Towering pines, summer blooms and Japanese garden featured at Sears’ Garden

By Annadeene K. Fowler | Jun 07, 2012
Beautiful entrance at Sears' Garden.

On Friday, June 15, the Sears' Garden, at 9 Airmail Lane in East Belfast, will be featured as part of Belfast Garden Club’s Open Garden Days. The seaside garden will be open to the public from 10 a.m. to 4 p.m. Enjoy perennial favorites, wild flowers, a Japanese-style garden and a superb ocean view.

Garden visitors will feel they are entering a magical land as they make their way through the towering ancient-feeling pine forest to the Sears' home and garden. As you arrive, brilliant rhododendrons pop along the border of the driveway, and rustic rock beds flow together with swaths of colorful phlox, lilies, monarda, and astilbe. This is the 22nd year that Vicki Sears has been working in these gardens.

“I've stopped trying to force things,” she says. “Some plants just do better in this soil than others, and I let them work it out themselves.”

That is not to say that the garden is left wild. Specific color combinations and juxtapositions of shapes and color of vegetation are clearly intentional and nicely maintained. Of particular note are the dark purple leaves of cimicifuga, which set up beautifully against the green of mosses, ferns, and creeping thyme, which cascade from the stepped beds. A field of meadow grasses, buttercups, and lupine lead the eye from this rock garden down the hill to 180 degree water-views; Belfast Harbor to Islesboro and down Penobscot Bay.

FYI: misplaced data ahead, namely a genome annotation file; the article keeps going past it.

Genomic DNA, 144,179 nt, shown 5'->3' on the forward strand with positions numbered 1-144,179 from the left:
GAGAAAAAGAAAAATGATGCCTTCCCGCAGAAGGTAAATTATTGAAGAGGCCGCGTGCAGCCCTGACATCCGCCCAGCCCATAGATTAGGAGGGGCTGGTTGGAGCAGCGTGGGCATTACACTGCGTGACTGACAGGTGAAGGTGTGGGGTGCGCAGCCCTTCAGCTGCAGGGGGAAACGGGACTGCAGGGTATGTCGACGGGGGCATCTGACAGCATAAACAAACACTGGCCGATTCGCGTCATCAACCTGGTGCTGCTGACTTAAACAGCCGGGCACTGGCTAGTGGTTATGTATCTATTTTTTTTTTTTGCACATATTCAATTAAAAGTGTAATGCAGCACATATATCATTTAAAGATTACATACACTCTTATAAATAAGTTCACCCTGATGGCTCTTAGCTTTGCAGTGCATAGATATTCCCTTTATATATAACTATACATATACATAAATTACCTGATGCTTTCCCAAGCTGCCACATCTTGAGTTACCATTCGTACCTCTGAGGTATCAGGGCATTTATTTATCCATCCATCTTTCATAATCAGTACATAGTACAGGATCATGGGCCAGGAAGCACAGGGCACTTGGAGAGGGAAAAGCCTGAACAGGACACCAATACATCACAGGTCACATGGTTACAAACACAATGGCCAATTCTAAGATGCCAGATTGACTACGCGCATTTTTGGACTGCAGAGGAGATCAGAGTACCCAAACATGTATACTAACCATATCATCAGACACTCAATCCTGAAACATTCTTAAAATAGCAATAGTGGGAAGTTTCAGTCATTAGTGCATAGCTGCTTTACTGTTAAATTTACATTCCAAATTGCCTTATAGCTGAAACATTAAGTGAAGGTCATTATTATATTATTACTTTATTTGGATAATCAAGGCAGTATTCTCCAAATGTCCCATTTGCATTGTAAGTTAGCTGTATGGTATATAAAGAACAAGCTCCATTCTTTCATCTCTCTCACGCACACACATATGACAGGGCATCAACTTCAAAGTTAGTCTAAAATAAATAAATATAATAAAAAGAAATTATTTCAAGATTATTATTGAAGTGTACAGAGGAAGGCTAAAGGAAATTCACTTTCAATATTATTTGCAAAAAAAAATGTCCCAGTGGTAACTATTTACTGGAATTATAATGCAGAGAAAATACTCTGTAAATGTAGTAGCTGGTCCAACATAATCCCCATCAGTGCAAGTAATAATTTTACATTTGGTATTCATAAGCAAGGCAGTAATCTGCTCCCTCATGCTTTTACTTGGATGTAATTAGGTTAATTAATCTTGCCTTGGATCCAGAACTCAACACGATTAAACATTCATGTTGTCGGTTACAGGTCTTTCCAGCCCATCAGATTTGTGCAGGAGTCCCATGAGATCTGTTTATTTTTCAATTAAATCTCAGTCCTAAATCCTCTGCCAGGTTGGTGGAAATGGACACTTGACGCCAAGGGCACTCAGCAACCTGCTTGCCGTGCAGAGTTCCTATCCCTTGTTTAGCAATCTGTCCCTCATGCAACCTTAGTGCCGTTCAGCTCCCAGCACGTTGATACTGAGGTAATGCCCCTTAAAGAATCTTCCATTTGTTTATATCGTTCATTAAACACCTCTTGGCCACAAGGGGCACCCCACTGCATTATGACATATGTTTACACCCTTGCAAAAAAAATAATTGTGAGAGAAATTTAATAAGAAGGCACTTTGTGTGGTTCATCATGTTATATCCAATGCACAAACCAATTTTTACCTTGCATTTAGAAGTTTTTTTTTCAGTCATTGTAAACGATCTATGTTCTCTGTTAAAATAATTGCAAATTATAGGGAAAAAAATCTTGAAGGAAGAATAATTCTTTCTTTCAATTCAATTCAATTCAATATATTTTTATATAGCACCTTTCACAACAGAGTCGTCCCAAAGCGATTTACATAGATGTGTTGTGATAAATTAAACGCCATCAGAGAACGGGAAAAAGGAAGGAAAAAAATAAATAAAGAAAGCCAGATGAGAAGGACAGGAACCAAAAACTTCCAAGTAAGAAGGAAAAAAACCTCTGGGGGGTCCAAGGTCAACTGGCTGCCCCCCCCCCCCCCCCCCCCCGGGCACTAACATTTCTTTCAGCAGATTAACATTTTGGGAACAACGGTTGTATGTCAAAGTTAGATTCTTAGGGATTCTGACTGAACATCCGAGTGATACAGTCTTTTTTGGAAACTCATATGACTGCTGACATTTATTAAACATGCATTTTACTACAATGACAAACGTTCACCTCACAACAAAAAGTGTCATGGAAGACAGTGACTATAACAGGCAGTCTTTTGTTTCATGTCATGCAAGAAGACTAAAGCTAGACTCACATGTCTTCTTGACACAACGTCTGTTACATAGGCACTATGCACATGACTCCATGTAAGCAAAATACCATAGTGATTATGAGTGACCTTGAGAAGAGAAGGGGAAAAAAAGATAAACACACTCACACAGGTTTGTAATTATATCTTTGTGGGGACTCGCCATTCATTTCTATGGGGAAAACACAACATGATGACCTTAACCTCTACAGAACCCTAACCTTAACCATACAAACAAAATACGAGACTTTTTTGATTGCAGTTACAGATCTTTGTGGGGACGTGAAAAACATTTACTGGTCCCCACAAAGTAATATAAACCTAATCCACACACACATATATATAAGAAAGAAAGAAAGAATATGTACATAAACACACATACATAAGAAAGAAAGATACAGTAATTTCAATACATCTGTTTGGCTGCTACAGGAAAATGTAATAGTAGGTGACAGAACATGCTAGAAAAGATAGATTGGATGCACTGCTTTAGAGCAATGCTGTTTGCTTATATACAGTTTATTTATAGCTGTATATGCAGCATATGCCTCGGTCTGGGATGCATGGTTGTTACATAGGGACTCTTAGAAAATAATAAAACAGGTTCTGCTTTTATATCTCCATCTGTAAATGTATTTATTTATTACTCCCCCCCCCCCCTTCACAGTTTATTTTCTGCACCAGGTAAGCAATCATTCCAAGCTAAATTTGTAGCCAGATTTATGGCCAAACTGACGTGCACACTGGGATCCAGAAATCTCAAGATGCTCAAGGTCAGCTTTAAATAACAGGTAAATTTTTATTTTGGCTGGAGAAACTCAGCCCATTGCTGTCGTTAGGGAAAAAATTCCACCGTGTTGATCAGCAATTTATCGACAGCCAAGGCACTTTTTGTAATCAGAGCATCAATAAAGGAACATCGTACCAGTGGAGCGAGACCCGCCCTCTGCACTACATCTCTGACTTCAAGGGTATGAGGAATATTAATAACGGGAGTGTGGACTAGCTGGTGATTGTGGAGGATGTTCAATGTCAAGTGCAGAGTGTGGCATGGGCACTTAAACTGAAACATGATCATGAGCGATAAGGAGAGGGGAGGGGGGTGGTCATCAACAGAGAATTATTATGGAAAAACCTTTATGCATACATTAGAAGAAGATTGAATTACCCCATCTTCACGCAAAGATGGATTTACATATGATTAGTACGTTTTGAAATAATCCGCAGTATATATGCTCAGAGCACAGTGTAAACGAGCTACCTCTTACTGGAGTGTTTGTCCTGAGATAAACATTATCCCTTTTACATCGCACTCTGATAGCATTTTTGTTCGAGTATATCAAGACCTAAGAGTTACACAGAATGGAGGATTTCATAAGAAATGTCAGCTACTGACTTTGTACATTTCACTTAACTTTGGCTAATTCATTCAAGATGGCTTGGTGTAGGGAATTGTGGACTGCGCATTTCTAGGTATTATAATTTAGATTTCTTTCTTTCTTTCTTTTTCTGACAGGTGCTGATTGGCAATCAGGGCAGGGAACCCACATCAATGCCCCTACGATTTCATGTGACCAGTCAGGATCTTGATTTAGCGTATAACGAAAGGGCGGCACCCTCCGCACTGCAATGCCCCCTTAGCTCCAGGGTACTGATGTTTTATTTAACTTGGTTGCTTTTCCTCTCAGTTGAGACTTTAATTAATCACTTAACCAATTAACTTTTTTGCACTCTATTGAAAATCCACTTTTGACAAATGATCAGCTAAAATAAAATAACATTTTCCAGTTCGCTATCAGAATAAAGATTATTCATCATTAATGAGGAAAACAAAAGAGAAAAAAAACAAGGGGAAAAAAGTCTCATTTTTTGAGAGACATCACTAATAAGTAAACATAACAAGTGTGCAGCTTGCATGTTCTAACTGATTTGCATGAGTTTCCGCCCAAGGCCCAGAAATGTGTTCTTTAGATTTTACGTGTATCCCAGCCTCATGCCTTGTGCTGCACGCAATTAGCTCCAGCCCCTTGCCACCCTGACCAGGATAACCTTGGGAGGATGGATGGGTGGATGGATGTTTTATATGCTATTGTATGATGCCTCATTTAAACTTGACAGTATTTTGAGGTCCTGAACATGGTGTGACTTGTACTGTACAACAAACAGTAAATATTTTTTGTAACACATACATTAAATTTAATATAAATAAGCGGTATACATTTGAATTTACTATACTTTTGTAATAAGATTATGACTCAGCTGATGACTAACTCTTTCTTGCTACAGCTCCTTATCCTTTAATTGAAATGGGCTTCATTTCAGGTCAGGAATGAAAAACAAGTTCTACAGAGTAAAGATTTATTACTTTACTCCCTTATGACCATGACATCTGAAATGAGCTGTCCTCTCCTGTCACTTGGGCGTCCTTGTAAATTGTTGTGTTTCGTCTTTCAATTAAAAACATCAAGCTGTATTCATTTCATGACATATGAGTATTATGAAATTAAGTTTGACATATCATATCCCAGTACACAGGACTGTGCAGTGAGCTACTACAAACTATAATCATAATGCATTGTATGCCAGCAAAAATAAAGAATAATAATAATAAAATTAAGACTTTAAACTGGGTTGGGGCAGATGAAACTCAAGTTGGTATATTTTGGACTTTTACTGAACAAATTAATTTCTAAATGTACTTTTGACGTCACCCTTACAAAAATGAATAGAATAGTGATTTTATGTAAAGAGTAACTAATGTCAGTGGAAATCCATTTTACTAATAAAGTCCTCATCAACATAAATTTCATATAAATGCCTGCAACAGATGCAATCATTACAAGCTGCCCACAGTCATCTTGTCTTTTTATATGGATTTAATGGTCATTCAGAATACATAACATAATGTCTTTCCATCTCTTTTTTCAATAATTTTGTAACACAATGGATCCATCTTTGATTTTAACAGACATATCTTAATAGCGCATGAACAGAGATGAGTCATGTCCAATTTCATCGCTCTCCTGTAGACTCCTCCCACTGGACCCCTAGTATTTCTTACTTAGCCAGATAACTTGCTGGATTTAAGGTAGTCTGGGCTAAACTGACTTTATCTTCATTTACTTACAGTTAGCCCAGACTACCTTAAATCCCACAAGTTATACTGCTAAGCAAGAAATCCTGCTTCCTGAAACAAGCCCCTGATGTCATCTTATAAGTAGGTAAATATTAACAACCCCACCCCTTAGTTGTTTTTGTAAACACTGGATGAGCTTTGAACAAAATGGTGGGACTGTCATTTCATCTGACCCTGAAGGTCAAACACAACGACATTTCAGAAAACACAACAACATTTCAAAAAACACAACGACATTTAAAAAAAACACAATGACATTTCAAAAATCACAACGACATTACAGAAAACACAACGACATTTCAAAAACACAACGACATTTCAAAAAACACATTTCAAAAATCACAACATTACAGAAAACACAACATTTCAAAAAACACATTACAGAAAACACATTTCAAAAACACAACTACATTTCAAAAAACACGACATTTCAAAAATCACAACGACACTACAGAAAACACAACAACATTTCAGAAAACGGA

“Living right on the ocean is as harsh as living on a mountain or in the desert,” Sears points out. “The plants here are hearty and handle salt spray, wind, cold, and heat.”

Hens and chicks and other succulents roost happily along the patio. Rugosa roses and many varieties of hosta line the stone path, which returns to the Japanese-inspired garden surrounding the entrance to the Sears' home. The soft lapping of water at the shore, calling birds, and a bell buoy in the channel echo the meditative quality of this garden, which is anchored by weeping hemlock, “yak” rhododendrons, Japanese maple, and stone outcroppings. Woodland creepers such as sweet woodruff, pachysandra, and heuchera create a soft understory below more amazing pines.

Directions to the Sears Garden, 9 Airmail Lane, East Belfast: High Street North to Route 1. Continue North to East Belfast. Look for mailboxes high up on a pole on right (Airmail Lane). Turn right and continue bearing right to a gray house with white trim. Park in oval driveway.

The next Belfast Garden Club Open Garden Day will be Friday, June 22 at the Pierce/Tracey Garden, 8 Northport Avenue, Belfast. Historic Orlando Frost House (1905), formal and informal garden beds featuring roses, poppies, foxgloves, hollyhocks and lilies and an art studio.

For seven consecutive years, Belfast Garden Club has presented Open Garden Days, a garden tour series, this year will featuring 13 gardens in the Belfast area. From backyard experimental plantings and ornate Master Gardens, to plant nurseries and vegetable plots visitors can expect to see brilliant blooms, unique and rare plants, sculpture, exquisite views and even an outdoor pizza oven. One garden will be open to the public each Friday, 10 a.m. to 4 p.m., through August 24 plus the first Friday of September and October. Tickets can be purchased at each garden on the day of the tour for a donation of $4 for one garden, or $15 for a five-visit ticket. Proceeds from the 2012 Open Garden Days benefit the Club’s civic beautification projects.

For more information about Belfast Garden Club’s Open Garden Days call Diane Allmayer-Beck at 338-3105, email belfastgardenclub@gmail.com, or visit www.belfastgardenclub.org.

 

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